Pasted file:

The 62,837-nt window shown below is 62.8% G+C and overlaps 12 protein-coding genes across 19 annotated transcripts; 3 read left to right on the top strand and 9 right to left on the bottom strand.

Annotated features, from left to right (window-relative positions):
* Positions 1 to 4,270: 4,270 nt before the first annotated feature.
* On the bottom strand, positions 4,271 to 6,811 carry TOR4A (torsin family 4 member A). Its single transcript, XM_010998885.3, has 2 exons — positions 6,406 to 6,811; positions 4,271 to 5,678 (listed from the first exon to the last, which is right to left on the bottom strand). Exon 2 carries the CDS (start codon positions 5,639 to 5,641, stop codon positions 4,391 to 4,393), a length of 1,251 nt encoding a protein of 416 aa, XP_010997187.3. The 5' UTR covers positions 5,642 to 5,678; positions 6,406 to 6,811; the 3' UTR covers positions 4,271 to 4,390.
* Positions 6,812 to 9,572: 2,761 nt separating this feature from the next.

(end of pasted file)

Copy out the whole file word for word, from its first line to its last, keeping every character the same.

The 62,837-nt window shown below is 62.8% G+C and overlaps 12 protein-coding genes across 19 annotated transcripts; 3 read left to right on the top strand and 9 right to left on the bottom strand.

Annotated features, from left to right (window-relative positions):
* Positions 1 to 4,270: 4,270 nt before the first annotated feature.
* On the bottom strand, positions 4,271 to 6,811 carry TOR4A (torsin family 4 member A). Its single transcript, XM_010998885.3, has 2 exons — positions 6,406 to 6,811; positions 4,271 to 5,678 (listed from the first exon to the last, which is right to left on the bottom strand). Exon 2 carries the CDS (start codon positions 5,639 to 5,641, stop codon positions 4,391 to 4,393), a length of 1,251 nt encoding a protein of 416 aa, XP_010997187.3. The 5' UTR covers positions 5,642 to 5,678; positions 6,406 to 6,811; the 3' UTR covers positions 4,271 to 4,390.
* Positions 6,812 to 9,572: 2,761 nt separating this feature from the next.